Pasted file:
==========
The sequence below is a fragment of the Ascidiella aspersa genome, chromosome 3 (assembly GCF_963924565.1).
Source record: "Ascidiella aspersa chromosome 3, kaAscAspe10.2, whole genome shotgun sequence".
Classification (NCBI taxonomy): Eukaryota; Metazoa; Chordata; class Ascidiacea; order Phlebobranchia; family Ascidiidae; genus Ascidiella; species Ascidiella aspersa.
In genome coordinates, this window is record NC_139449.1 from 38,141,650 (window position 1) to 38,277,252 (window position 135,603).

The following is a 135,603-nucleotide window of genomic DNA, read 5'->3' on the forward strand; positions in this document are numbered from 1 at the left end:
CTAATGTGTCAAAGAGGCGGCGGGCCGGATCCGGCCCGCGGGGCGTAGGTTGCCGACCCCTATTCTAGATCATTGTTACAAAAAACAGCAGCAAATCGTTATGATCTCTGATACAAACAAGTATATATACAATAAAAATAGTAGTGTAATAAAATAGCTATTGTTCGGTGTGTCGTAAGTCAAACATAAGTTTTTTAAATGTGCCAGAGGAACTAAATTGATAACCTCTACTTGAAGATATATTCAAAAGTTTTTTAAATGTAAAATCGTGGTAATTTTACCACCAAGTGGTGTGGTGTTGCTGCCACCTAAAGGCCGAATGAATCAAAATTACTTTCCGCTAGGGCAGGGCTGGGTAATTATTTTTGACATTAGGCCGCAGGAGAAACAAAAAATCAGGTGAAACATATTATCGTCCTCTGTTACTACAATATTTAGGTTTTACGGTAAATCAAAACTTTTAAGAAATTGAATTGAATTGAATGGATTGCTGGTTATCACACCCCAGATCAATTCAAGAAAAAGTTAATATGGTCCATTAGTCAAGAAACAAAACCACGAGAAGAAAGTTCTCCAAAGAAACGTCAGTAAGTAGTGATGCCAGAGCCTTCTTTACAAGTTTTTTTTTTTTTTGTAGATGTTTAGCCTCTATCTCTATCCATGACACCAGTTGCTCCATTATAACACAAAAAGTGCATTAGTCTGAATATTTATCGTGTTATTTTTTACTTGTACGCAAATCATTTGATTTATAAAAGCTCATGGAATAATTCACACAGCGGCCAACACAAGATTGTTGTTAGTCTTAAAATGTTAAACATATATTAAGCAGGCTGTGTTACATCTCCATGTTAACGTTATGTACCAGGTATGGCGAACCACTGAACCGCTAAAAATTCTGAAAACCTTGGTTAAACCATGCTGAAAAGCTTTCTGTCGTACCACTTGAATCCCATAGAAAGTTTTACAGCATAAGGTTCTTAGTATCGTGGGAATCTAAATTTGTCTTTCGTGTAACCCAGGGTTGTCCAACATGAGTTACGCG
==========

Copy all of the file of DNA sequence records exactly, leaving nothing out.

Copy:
The sequence below is a fragment of the Ascidiella aspersa genome, chromosome 3 (assembly GCF_963924565.1).
Source record: "Ascidiella aspersa chromosome 3, kaAscAspe10.2, whole genome shotgun sequence".
Classification (NCBI taxonomy): Eukaryota; Metazoa; Chordata; class Ascidiacea; order Phlebobranchia; family Ascidiidae; genus Ascidiella; species Ascidiella aspersa.
In genome coordinates, this window is record NC_139449.1 from 38,141,650 (window position 1) to 38,277,252 (window position 135,603).

The following is a 135,603-nucleotide window of genomic DNA, read 5'->3' on the forward strand; positions in this document are numbered from 1 at the left end:
CTAATGTGTCAAAGAGGCGGCGGGCCGGATCCGGCCCGCGGGGCGTAGGTTGCCGACCCCTATTCTAGATCATTGTTACAAAAAACAGCAGCAAATCGTTATGATCTCTGATACAAACAAGTATATATACAATAAAAATAGTAGTGTAATAAAATAGCTATTGTTCGGTGTGTCGTAAGTCAAACATAAGTTTTTTAAATGTGCCAGAGGAACTAAATTGATAACCTCTACTTGAAGATATATTCAAAAGTTTTTTAAATGTAAAATCGTGGTAATTTTACCACCAAGTGGTGTGGTGTTGCTGCCACCTAAAGGCCGAATGAATCAAAATTACTTTCCGCTAGGGCAGGGCTGGGTAATTATTTTTGACATTAGGCCGCAGGAGAAACAAAAAATCAGGTGAAACATATTATCGTCCTCTGTTACTACAATATTTAGGTTTTACGGTAAATCAAAACTTTTAAGAAATTGAATTGAATTGAATGGATTGCTGGTTATCACACCCCAGATCAATTCAAGAAAAAGTTAATATGGTCCATTAGTCAAGAAACAAAACCACGAGAAGAAAGTTCTCCAAAGAAACGTCAGTAAGTAGTGATGCCAGAGCCTTCTTTACAAGTTTTTTTTTTTTTTGTAGATGTTTAGCCTCTATCTCTATCCATGACACCAGTTGCTCCATTATAACACAAAAAGTGCATTAGTCTGAATATTTATCGTGTTATTTTTTACTTGTACGCAAATCATTTGATTTATAAAAGCTCATGGAATAATTCACACAGCGGCCAACACAAGATTGTTGTTAGTCTTAAAATGTTAAACATATATTAAGCAGGCTGTGTTACATCTCCATGTTAACGTTATGTACCAGGTATGGCGAACCACTGAACCGCTAAAAATTCTGAAAACCTTGGTTAAACCATGCTGAAAAGCTTTCTGTCGTACCACTTGAATCCCATAGAAAGTTTTACAGCATAAGGTTCTTAGTATCGTGGGAATCTAAATTTGTCTTTCGTGTAACCCAGGGTTGTCCAACATGAGTTACGCG